I am developing 4 layer PCB with following general stack up:

Layer 1: Signal Layer (top side)
Layer 2: Ground Plane
Layer 3: Power Plane
Layer 4: Signal Layer (bottom side)

For Layer 1 & Layer 4 which internal layer to be considered as a reference to calculate characteristic impedance?


A power plane should be an AC ground. It is if you've done it correctly, and it's not worth having if you haven't. A real ground is automatically an AC ground.

Reference outer layer signal tracks to the nearest AC ground layer. This configuration is called microstrip.

If a signal track is sandwiched between two AC ground layers, calculate the characteristic impedance with respect to both grounds. This configuration is called stripline, and has about half the impedance for the same width and ground spacings.

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    \$\begingroup\$ Perhaps answer the question a little more clearly: Yes, the power plane is used for impedance calculations. \$\endgroup\$ Sep 8 '18 at 8:44
  • \$\begingroup\$ @Neil_UK in my design there is a single GND net (Ground Plane) and one power plane. GND plane is fully copper filled and without discontinuities. Power plane is with different power domains seperated from each other. My Layer 4 is closer to power place instead of GND plane. Hence I would like to know which plane should I consider for Microstrip trace characteristic impedance calculation? Is it nearest power plane or far GND plane? As per my understanding engineer do characteristics impedance calculation w.r.t. GND plane (i.e. return patch for any signal / electromagnetic wave) Please help! \$\endgroup\$
    – Akky
    Sep 10 '18 at 13:15
  • \$\begingroup\$ @TimmyBrolin : Thanks for help. In my case power plane is broken in multiple power domains such as 3.3V; 1.8V & 5V etc. seperated from each other. Each domain is copper filled area. This plane (Layer 3) is near to Signal Layer (Layer 4) & GND plane (Layer 2) is far from layer 4. So should I consider GND plane as reference plane instead of power plane as it is uniform layer without any copper discontinuities? \$\endgroup\$
    – Akky
    Sep 10 '18 at 13:21
  • \$\begingroup\$ Always the nearest plane. And no, you do not want discontinuities in a plane used as reference for impedance controlled signals. \$\endgroup\$ Sep 17 '18 at 21:21

It is worthwhile to note that track impedance is halved by reducing the dielectric thickness permitting narrower tracks for ease of routing.

Also for decoupling very special thin dielectric prepreg and smooth copper is useful for low ESR high C power planes. Both V+ and 0V are RF ground planes as these ought to be near 0 Ohm ESR RF impedance.

Take note of the track width to thickness w:t for the laminate carefully. You can choose these to be the same or different to achieve any standard thickness or custom.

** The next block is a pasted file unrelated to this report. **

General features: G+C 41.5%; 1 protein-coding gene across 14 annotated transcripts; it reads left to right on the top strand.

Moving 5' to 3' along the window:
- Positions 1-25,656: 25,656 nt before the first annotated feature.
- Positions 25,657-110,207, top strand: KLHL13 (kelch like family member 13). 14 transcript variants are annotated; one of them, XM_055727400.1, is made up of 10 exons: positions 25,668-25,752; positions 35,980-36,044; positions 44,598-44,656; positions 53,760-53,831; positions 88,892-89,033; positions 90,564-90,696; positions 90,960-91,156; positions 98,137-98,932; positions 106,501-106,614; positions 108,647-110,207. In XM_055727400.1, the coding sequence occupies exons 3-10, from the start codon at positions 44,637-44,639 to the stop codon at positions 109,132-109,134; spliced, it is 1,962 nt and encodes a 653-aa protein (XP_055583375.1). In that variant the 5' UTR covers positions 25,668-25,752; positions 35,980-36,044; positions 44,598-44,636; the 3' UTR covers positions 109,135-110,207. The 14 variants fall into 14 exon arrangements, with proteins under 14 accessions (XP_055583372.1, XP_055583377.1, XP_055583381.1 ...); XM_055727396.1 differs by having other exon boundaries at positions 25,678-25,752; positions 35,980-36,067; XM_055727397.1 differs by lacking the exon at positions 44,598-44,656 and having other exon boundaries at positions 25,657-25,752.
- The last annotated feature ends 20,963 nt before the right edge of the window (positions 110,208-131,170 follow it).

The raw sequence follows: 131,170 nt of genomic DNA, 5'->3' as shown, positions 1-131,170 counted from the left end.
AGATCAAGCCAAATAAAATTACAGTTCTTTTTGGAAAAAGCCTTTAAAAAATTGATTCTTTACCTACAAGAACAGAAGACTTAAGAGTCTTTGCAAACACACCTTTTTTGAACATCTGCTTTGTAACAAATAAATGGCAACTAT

For 50 Ohms microstrip w:t=3:2 ratio is close and for stripline w:t=2:3 and for microstrip differential pair is also like crosstalk so beware of long equal track gap crosstalk at high impedance and get a good calculator like Saturn PCB Design Inc's

Choosing the signal layers on the outside is best for DFT access to test points. But unintentional RF radiation can increase which may cause issues from single ended tracks in the 50 to the 200MHz range.

  • Choosing differential CML is best for speed.
  • 74HC outputs at 5V are >= 50 Ohms +/-25% (est.)
  • 74ALC outputs like ARM @3.3V are ~ 25 Ohms +/25% (est.)
  • Verify this using a VNA or use Vol/Iol results verified from the datasheet.
  • Avoiding Blind or Buried vias are recommended unless necessary and in high volume.
  • choose Polyamide or Getek or FR4 rated 1GHz or when rise times <4ns or thereabouts for dielectric loss tangent reasons for best signal integrity.
  • PCB, Dk effectively reduces with frequency >= 1GHz This can cause young RF expert designs to do several prototypes spins before tolerance effects on filters before they get it right.
  • balance the copper distribution to avoid lamination warpage.

  • consult with PCB board shops for online design rules for optimal cost and yield

  • Do you own design research! I just wrote off the cuff reported my experience.

  • Investing in educating yourself on DFT, DFM and DFC before attempting a design by due diligence and research is well worth the time and money saved in design faults.

  • \$\begingroup\$ Hi Tony, Thanks for your valuable reply. But I it couldn't help me to understand 'If a signal layer is between GND layer & power layer (e.g. GND layer <-> Signal Layer <-> Power Layer); which layer I should consider for characteristic impedance calculation of signal layer & why? Because I as per my understanding; generally engineers consider GND plane as a reference to signal layer to calculate characteristic impedance of traces on that layer. **Note: In my PCB design I am using single GND (Ground) net in GND layer (fully copper filled layer with no discontinuities). \$\endgroup\$
    – Akky
    Sep 10 '18 at 13:08
  • \$\begingroup\$ The layer choice for Gnd depends on heat dissipation and via inductance and slew rate of V and I. etc, so it depends. Generally for good decoupling a power plane is just as important as gnd plane to reduce ringing or voltage drop with synchronous loads, but you cct needs may differ. \$\endgroup\$ Sep 11 '18 at 0:13

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